But the lettuce isn't grown in California, and these workers are not in the United States. They're in Mexico. Company owner Steve Scaroni moved his operation south of the border because he could not find enough workers back home.

STEVE SCARONI, VALLEY HARVESTING & PACKING: Every year it just seems we have less and less full crews every day. It seems like for the last five years in the United States all, or majority, of our crews are short every day.

WHITBECK: Immigration crackdowns and limits on the number of guest workers made labor scarce. Scaroni says he tried for years to get Congress to pass a bill that would allow for a bigger pool of legal guest farm workers. He even made six lobbying trips to Washington -- six -- but he says, his pleas fell on deaf ears.

SCARONI: We have people making laws and running the United States that are very disconnected from reality. And it's a very frustrating thing, I spent two years and six trips to Washington trying to be a solution to the problem, I finally gave up.

WHITBECK: Scaroni now employs close to 500 workers on his lands and packing plant in central Mexico.

SCARONI: People aren't raising their kids to be farm workers.

WHITBECK: While he allows that labor in Mexico is cheaper than back in California, his costs now are actually higher.

(on camera): Scaroni says he spends about $10 million a year to run this farm in Mexico, that means $10 million a year are not being spent back in California. And that's not all, according to statistics for every dollar spent on a farm, an additional --


HOLMES: All right. Let's interrupt that story now. George W. Bush is speaking at the Heritage Foundation.

GORANI: All right. Let's take his comments.


GEORGE W. BUSH, PRESIDENT OF THE UNITED STATES: They have stated clearly they want to impose this ideology on millions. They're at war with America because they hate what they stand for and they understand that we stand in their way.

And so today I've come to talk to you about the war on terror, my firm commitment that we'll do everything in our power to protect the American people and my call on the United States Congress to give us the tools necessary so we can do the job the American people expect.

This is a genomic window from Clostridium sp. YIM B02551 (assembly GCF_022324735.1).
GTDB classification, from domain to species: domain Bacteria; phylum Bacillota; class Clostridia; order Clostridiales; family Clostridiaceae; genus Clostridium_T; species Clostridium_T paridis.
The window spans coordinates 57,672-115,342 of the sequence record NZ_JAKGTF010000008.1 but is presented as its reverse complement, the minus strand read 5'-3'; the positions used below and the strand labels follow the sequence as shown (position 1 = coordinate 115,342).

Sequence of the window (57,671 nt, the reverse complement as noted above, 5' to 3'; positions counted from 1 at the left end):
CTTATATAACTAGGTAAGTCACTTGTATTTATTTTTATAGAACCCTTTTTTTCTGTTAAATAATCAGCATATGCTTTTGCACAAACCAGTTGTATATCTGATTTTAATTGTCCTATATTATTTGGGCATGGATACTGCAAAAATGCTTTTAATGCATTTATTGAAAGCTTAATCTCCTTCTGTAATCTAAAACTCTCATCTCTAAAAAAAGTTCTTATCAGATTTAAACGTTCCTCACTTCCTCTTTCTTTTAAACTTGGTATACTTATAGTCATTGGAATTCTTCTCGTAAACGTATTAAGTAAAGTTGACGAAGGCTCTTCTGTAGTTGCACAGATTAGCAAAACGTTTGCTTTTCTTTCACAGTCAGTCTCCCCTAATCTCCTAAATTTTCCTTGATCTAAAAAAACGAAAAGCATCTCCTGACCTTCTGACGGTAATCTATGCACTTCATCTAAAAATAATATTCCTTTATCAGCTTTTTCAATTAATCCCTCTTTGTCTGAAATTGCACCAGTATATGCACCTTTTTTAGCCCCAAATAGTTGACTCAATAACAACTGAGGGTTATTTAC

I, too, want to thank the members of the Heritage Foundation, the board of trustees who have joined us. Thank you for supporting this important organization.

I can't tell you how important it is to have good centers of thought in Washington, D.C., people who are willing to look at today's problems and come up with innovative solution based upon sound principle, to solve those problems. And that's how I view Heritage. I thank all of the members and guests who joined us today as well. It's a pleasure to be with you.

It's been now more than six years since the enemy attacked us on September the 11th and we're blessed that there has not been another attack on our soil. But the passage of time, the memories of the 9/11 attacks have grown more distant. And for some, there's a temptation to think that the threats to our country have grown distant as well.

They have not. The terrorists who struck America that September morning intend to strike us again. We know this because the enemy has told us so. Just last year Osama bin Laden warned the American people, quote, "operations are under preparation and you will see them on your own ground once they are finished."

Seven months later British authorities broke up the most ambitious-known Al Qaeda plot since the 9/11 attacks; a plot to blow up passenger airplanes flying over the Atlantic toward the United States. Our intelligence community believes this plot was just two or three weeks away from execution. If it would have been carried out it could have rivaled 9/11 in death and destruction.

The lesson of this experience is clear, we must take the words of the enemy seriously. The terrorists have stated their objectives. They intend to built build a totalitarian Islamic empire, encompassing all current and former Muslim lands stretching from Europe to North Africa, the Middle East and Southeast Asia. In pursuit of their imperial aims, these extremists say there can be no compromise or dialogue with those they call infidels, a category that includes America, the world's free nations, Jews and all Muslim who reject their extreme vision of Islam.

They reject the possibility of peaceful co-existence with the Free World. Again, here are the words of Osama bin Laden last year, "death is better than living on this earth with the unbelievers among us."